With the country in a state of almost total lockdown, now is as good a time as any to consider the extraordinary legislation brought in by the government to tackle the Coronavirus pandemic and its implications for the international travel industry. This blog post, by Spencer Turner of 12 King’s Bench Walk, is the second in our mini-series on this subject.

Health Protection (Coronavirus) Regulations 2020 (‘the Coronavirus Regulations’)  

The political machine has had to move at an uncharacteristically fast pace to respond to the Coronavirus crisis; the Coronavirus Regulations, which were enacted on 26 March, contain sweeping restrictions which the United Kingdom has not seen in peacetime. Their purpose, as stated by the Secretary of State for Health and Social Care, was to ‘protect the public and isolate those at risk of spreading the virus’.

What exactly do the Coronavirus Regulations do? In short, they broadly provide for the following:

  • The closure of non-essential premises (regulations 4 and 5);
  • Restrictions on movement (regulation 6); and
  • Restrictions on gatherings of two or more people (regulation 10).

There are broad powers of enforcement contained in the Coronavirus Regulations. Regulation 8 allows ‘relevant persons’ to ‘take any action as is necessary to enforce any requirement imposed by regulation 4, 5, or 7.’

The Coronavirus Act 2020 further attempts to mitigate the impact of the virus. It provides for a wide range of new rules, including:

  • The temporary closure of schools (sections 37 and 38);
  • The expansion of the availability of video and audio links in court proceedings (sections 53 to 57); and
  • The power to restrict events and shut down non-essential premises (schedule 22).

In light of the legislation it is safe to say that any plans you had to go and get a tan on your Easter holiday are now cancelled. The Foreign & Commonwealth Office initially advised against all non-essential overseas travel for British nationals. This was followed by advice on 23 March that all British travellers should return to the United Kingdom. Subsequently, a £75 million repatriation package was announced to bring stranded Britons home. The current advice is, in effect, to remain indoors and limit yourself to one outing a day for exercise.

It is not difficult to see how the pandemic and subsequent legislation which restricts the vast majority of travel has put huge strain on the travel industry. The challenges that the industry has to now contend with are considerable. Tour operators, airlines and other travel providers face huge uncertainty, particularly in the short and medium term; restrictions in travel have caused sales to collapse and there is considerable demand for refunds for cancelled flights and holidays. Liquidity is a major problem.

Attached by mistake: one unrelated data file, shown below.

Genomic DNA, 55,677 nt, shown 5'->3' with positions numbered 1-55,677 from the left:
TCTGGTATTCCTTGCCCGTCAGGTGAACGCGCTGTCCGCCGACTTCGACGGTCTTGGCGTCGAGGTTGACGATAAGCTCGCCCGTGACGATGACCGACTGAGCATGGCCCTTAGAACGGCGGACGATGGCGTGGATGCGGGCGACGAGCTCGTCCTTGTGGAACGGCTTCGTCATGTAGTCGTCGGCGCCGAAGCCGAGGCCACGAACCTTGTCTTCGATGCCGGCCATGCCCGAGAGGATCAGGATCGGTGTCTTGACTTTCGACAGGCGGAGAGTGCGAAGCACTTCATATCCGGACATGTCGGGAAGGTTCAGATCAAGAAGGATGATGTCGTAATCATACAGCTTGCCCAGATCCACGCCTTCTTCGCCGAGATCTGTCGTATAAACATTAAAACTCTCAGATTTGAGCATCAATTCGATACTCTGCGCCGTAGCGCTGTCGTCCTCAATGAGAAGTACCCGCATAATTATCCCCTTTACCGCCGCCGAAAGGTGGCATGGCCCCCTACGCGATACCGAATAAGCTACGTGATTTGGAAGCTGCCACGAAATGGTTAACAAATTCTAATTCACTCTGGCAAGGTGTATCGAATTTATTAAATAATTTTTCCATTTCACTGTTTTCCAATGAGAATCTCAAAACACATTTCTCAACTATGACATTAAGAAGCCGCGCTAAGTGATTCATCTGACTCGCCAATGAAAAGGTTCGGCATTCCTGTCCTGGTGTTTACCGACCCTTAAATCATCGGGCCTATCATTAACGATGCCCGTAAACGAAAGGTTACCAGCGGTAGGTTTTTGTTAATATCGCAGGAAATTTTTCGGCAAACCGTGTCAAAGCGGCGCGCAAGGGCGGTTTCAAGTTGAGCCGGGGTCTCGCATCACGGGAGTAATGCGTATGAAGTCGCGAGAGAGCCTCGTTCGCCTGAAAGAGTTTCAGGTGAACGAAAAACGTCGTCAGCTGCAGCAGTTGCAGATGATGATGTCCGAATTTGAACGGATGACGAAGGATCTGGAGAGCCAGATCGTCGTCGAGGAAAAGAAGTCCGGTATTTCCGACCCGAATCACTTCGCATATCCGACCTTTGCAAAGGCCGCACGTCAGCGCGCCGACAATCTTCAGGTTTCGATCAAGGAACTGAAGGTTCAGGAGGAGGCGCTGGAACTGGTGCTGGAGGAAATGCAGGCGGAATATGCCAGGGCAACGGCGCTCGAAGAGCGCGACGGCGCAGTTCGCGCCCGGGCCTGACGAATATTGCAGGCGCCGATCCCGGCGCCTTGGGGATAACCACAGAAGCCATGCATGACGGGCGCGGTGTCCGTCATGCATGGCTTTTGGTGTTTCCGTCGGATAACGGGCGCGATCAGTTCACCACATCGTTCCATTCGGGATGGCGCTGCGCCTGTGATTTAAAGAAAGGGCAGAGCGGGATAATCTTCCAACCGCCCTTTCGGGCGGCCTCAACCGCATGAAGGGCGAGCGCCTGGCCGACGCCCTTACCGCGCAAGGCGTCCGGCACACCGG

ABTA have written to the government to say that the virus has put enormous strain on tour operators and have warned that, without government intervention, a number of travel firms could find themselves bankrupt (which, as an aside, would create problems for consumers too – it would be more difficult for to access refunds in the case of cancelled trips, for example). In an attempt to alleviate some of the financial pressure, ABTA have proposed that the 14 day window for refund payments under the Package Travel Regulations should be extended to a 4 month period (our blog considered the impacts of the virus on the Package Travel Industry here. ABTA has also proposed the temporary suspension of Air Passenger Duty to assist with liquidity issues.

At this stage, we are waiting to see how the government will respond to assist the travel industry. The government has already announced measures such as the Coronavirus Business Interruption Loan Scheme and the Coronavirus Job Retention Scheme to help business, but it is right to say that further steps will have to be taken quickly to assist the travel industry in the short term.

On the other side of the coin, consumers are questioning what their rights are in light of widespread restrictions and cancellations. Many consumers have seen their incomes drop as a result of the virus and are understandably keen to access refunds for cancelled holidays as soon as possible.

The key for the government now is striking the balance between providing assistance to the travel industry in light of the unique way in which it has been impacted by the virus and the interests of individual consumers. There will certainly be more to say about the situation as it continues to develop.

James Beeton

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